Invented at the Moti Mahal (Palace of Pearl), one of the oldest restaurants in Delhi, by Mr Kundan Lal Gujral, Butter Chicken, or Murgh Makhani to give it it’s proper name, was devised as a way of keeping Tandoori Chicken moist and flavourful from one day to the next. The dark, smokiness of the cooked chicken is enriched by the Makhani gravy of spices, ghee, tomatoes and cashews, especially if you can leave them marinading overnight. The recipe below is one that I’ve used for 5-6 years, tweaking slightly to reduce the fat content whilst still retaining the rich flavours of the dish.
I’m not going to tell you how to make Tandoori Chicken, because I’d only be repeating the most excellent words of Madhur Jaffrey. Her recipe appears in Indian Cookery, a well-thumbed copy of which is gradually falling apart on one of my many shelves of cook books, but it is also available online HERE. I’m glad she has stopped advocating the lurid food colouring – it always unnerved me somewhat to see incandescent pieces of chicken on the plate. To get a little more red into my chicken, I add a generous amount of sweet paprika – the Rajah brand here in the UK gives fiery colour without the fiery heat – but since it will ultimately be lovingly enveloped in sauce, I shouldn’t fret too much about this.
A couple of points on ingredients: I strongly recommend hunting out a tin of ghee, as its almost perfumed aroma greatly enhances the dish, and dried fenugreek leaves are a must for that authentic taste. Add hot spices if you like, but I prefer it without.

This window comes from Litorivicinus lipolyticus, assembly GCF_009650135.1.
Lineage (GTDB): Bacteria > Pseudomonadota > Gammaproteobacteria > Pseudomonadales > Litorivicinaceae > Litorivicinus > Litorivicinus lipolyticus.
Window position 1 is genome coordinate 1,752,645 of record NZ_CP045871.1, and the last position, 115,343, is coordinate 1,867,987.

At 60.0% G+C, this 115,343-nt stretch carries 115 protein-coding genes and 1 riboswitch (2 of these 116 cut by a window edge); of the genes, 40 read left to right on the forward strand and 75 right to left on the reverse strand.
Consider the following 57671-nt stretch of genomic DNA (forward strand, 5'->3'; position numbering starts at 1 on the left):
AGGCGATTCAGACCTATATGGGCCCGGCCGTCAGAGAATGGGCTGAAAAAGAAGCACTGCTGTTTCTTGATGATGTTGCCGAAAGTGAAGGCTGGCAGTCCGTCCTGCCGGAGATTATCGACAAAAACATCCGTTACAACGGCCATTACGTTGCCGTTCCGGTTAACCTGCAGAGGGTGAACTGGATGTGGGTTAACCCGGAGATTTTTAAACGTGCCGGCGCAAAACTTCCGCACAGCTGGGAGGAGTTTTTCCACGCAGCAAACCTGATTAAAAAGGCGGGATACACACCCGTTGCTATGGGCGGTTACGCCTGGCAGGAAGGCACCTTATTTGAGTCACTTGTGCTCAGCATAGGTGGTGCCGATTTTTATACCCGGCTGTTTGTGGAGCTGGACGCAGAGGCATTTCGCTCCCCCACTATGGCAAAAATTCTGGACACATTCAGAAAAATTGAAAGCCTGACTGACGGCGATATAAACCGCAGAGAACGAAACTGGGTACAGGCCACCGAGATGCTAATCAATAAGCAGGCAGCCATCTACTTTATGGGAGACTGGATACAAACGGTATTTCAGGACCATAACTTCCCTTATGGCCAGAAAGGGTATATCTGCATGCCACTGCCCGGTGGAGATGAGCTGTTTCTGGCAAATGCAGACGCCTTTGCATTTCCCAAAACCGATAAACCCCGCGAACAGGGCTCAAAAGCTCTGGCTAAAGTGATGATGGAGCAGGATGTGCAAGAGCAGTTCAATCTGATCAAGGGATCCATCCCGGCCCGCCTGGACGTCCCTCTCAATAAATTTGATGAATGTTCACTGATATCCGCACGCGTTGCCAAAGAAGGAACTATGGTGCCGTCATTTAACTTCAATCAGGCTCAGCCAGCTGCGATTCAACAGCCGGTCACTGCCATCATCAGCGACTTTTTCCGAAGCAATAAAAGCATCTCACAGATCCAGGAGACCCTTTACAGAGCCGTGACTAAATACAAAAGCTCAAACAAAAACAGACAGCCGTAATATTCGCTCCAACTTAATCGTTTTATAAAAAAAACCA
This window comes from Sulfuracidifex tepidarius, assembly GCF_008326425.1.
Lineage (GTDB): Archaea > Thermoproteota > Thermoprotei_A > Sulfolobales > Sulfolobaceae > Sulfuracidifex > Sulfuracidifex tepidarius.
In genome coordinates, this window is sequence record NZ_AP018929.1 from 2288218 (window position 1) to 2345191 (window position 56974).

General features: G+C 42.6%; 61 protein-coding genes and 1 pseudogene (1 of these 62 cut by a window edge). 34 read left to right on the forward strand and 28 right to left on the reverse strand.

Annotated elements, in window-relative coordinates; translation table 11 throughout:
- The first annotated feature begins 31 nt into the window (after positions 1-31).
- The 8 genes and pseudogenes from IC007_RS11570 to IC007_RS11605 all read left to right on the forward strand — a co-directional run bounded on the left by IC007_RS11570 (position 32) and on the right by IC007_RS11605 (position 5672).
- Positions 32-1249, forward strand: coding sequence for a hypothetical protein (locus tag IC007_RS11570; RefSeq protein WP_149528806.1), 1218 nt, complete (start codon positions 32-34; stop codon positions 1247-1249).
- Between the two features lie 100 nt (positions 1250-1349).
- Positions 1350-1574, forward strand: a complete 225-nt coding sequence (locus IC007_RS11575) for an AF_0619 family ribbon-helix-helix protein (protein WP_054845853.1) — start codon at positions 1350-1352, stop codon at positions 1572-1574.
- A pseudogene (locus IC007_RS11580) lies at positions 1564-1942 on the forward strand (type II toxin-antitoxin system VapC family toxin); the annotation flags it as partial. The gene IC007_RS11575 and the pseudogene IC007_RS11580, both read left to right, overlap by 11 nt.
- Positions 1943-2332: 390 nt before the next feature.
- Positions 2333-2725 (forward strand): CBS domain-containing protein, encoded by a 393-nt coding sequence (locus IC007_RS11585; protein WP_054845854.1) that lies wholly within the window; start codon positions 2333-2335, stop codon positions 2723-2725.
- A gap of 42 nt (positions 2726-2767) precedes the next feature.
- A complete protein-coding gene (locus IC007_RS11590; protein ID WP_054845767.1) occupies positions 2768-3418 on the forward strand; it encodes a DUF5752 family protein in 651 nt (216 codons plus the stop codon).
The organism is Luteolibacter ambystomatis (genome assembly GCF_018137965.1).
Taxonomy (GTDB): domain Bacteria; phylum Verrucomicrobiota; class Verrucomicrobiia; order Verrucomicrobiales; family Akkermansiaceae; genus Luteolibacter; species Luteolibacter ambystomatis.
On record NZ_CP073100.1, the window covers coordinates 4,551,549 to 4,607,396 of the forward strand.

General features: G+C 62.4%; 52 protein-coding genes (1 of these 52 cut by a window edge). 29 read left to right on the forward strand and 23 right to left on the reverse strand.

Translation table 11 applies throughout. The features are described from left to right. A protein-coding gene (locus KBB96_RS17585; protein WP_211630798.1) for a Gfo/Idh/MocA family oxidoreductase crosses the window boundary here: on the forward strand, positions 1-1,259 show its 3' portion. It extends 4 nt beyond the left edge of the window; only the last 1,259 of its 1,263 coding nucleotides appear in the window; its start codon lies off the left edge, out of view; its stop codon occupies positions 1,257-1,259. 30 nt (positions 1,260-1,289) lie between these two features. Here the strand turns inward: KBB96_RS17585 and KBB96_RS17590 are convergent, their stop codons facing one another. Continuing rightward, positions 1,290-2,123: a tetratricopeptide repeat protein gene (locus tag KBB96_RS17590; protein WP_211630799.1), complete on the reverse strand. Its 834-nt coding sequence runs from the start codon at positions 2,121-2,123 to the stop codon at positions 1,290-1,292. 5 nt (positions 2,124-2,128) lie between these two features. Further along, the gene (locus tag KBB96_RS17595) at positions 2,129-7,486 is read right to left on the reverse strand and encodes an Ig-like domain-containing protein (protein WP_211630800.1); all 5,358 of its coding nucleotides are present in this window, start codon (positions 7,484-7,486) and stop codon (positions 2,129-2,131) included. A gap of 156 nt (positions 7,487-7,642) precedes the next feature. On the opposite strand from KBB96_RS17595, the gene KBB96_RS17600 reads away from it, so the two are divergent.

1 thumb-sized piece of ginger – peeled & chopped
6 fresh chillies, red or green – deseeded
6 cloves garlic – peeled
50g ghee or clarified butter
4 x 5cm cinnamon sticks
3 black cardamom pods (if not available, use 10 green cardamom pods in total)
6 green cardamom pods
1 tbs cloves
4 bay leaves
2 x 400g tins chopped tomatoes – pureed smooth
100 g raw cashew nuts
1-2 tbs honey
1-2 tbs tomato paste
paprika to taste (optional)
chilli powder to taste (optional)
2 tbs dried fenugreek leaves
50 g ghee or clarified butter
60 ml crème fraiche
- Make a paste of the ginger, garlic and chillis by blitzing in a food processor with 4 tablespoons of water until well chopped.
- Melt the ghee/butter in a large frying pan and add the cinnamon sticks, cardamom pods, cloves and bay leaves. Cook for 2-3 minutes until fragrant.
- Add the ginger/garlic/chilli mix and cook for 2 minutes, stirring.
- Add the pureed tomatoes, stir thoroughly, then turn the heat to low and simmer, uncovered, for 10 minutes.
- Remove the pan from the heat and pick out the whole spices or sieve the sauce to remove them. Discard the spices.
- Pour the sauce into a blender and add the cashews, paprika, chilli powder (if using), honey and tomato paste. Puree until thickened and smooth (about 2 minutes). Stir the contents thoroughly and puree again for 30 seconds.
- If you’re making this to freeze, then stop now. Pour the sauce into suitable containers (this will make about 900 ml of sauce – yes, we like this sauce a LOT – and having it in the freezer can bring a meal together in minutes), label and leave to cool before freezing. If you’re preparing ahead, add your sauce to your cooked/cold Tandoori Chicken, stir, cover, and chill overnight in the fridge, otherwise add the chicken and proceed as below.
- To Serve
- Heat gently in a suitably large pan.
- Add the remaining ghee and the dried fenugreek and simmer for five minutes.
- Stir in the crème fraiche just before serving and sprinkle a few more fenugreek leaves as garnish